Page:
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Game Review

Colorado Avalanche lose to Vegas, but still take three of four points in series



Adrian Dater

Devon Toews got the shaft.

The Avalanche defenseman threw his stick, what was remaining of it anyway, hard against the ice in frustration before heading for the Avalanche dressing room after Saturday’s 3-2 Avs overtime loss to the Vegas Golden Knights. His blade was back at the other end of the ice, having just been separated from the rest of the stick, a useless appendage when Toews needed it most.

Toews’ loss of the blade left him with little to use on a loose puck in the crease, which Vegas veteran Max Pacioretty took advantage of with the game-winner at 1:56 of OT. The Golden Knights thus retain rights to first place in the Honda West Division, one point ahead of the Avs. Colorado still took three of four points from the Golden Knights in the two-game series, and several other battles with them remain before the playoffs.

“My stick let me down a little there,” said a still-peeved Toews after the game.

That’s kind of the day it was for the Avs. It seemed like it might be another easy game against Vegas, especially after Jonas Donskoi scored early and the Avs had a 10-2 shot advantage. But too many penalties allowed Vegas to regroup on the power play, tie the game up and from there they used their size and forechecking to good advantage. The Avs had a 2-1 lead from a Toews slap shot goal, but Vegas tied it up again early in the third, and things went to OT.

The Avs won the opening faceoff and Nathan MacKinnon burst into the Vegas zone, but had a shot blocked, then he was blatantly tripped. But the Avs got no call. Vegas was foiled on a 3-on-1 break after the non-call, with Philipp Grubauer flashing some serious leather on a Shea Theodore shot.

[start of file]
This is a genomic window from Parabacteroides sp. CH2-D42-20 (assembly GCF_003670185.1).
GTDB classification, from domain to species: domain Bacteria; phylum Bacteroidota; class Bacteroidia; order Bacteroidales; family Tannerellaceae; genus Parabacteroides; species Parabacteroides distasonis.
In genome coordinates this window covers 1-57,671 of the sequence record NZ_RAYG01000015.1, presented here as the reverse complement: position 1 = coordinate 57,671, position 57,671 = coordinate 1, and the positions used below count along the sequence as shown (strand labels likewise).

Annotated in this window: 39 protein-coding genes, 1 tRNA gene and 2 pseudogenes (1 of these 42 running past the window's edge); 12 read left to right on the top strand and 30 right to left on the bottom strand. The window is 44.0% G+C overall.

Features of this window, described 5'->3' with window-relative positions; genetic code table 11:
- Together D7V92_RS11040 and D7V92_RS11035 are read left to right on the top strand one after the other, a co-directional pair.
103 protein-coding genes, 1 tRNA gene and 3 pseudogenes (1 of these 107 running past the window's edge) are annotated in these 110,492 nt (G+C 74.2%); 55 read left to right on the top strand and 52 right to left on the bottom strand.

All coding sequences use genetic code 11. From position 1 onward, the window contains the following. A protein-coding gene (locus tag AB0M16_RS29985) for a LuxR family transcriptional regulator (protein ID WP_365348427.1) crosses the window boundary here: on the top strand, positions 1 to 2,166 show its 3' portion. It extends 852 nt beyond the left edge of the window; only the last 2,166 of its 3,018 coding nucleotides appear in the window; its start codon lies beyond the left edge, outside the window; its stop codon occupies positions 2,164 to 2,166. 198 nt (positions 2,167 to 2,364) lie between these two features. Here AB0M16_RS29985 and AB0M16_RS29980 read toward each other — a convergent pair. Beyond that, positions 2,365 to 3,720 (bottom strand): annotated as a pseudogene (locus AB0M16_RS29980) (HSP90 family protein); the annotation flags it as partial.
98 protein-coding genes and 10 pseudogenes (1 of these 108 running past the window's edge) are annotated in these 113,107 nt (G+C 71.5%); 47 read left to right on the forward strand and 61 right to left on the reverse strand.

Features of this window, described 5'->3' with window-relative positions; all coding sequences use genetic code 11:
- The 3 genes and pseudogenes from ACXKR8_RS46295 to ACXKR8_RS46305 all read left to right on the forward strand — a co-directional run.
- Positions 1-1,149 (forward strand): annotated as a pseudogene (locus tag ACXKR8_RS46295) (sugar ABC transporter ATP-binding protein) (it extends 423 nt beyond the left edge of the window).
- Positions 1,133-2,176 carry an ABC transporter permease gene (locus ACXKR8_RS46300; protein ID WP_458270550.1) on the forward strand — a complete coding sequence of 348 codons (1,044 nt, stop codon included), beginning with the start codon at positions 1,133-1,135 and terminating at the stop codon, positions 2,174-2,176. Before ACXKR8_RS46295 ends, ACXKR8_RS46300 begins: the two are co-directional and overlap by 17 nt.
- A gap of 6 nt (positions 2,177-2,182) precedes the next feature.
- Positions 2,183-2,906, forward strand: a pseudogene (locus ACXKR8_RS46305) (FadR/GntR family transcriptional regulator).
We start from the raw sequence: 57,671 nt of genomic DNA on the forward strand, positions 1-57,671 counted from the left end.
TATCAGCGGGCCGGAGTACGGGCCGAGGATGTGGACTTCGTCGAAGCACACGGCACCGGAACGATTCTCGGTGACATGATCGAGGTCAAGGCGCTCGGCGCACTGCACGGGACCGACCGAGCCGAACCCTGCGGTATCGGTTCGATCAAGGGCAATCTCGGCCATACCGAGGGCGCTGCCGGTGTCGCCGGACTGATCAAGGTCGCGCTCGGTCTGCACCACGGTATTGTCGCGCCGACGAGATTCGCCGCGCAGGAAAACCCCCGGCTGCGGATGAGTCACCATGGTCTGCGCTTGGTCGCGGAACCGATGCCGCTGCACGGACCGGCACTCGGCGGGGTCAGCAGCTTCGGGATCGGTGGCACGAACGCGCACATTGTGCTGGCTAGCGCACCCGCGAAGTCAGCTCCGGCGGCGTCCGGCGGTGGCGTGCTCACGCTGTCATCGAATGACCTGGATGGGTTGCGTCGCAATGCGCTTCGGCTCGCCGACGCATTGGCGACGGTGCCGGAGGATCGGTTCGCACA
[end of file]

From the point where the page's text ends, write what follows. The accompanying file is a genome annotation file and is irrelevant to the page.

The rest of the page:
But the game was lost when, after Gabe Landeskog got pinned with the puck in the corner of the Vegas zone and lost possession, Vegas came back down the ice in an outnumbered situation. Toews probably would have cleared the loose puck if he’d had his blade, but it wasn’t meant to be.

“We’ll learn from this,” Toews said. “We haven’t been outshot in a while. Just didn’t quite play our game. I think we had a little bit more to give tonight.”

“We spent a little too much time in our zone,” said Donskoi, who had another strong game.

Jared Bednar was ticked off his team didn’t get a tripping call when MacKinnon went down. Otherwise, he said, “I thought both teams played hard. It was a relatively tight-checking game. I didn’t love our third period. It seemed like their checking ramped up a little.”


  • Bednar said Bo Byram (upper body) is considered day-to-day right now. He said Byram was hurt on the unpenalized Lambeau Leap hit from Keegan Kolesar in Thursday’s game.
  • No question, the Avs also got the shaft from the referees in this game, in my opinion. Not only did MacKinnon not get a tripping call when he clearly was, he was called for a phantom tripping minor in the third period. The Avs got two power plays on the day, none in the final 50 minutes of regulation. The fact that Kolesar got nothing for a blatantly dangerous hit on Byram says it all how the series was officiated. Want proof?

  • Nazem Kadri and Ryan Reaves did a lot of jawing at each other after the first period ended.
  • Dan Renouf played in place of Byram and fought Kolesar early in the game.
  • Overall, it was a little too quiet of a series for the Avs’ second line of Brandon Saad, Kadri and Andre Burakovsky. They were blanked again today.

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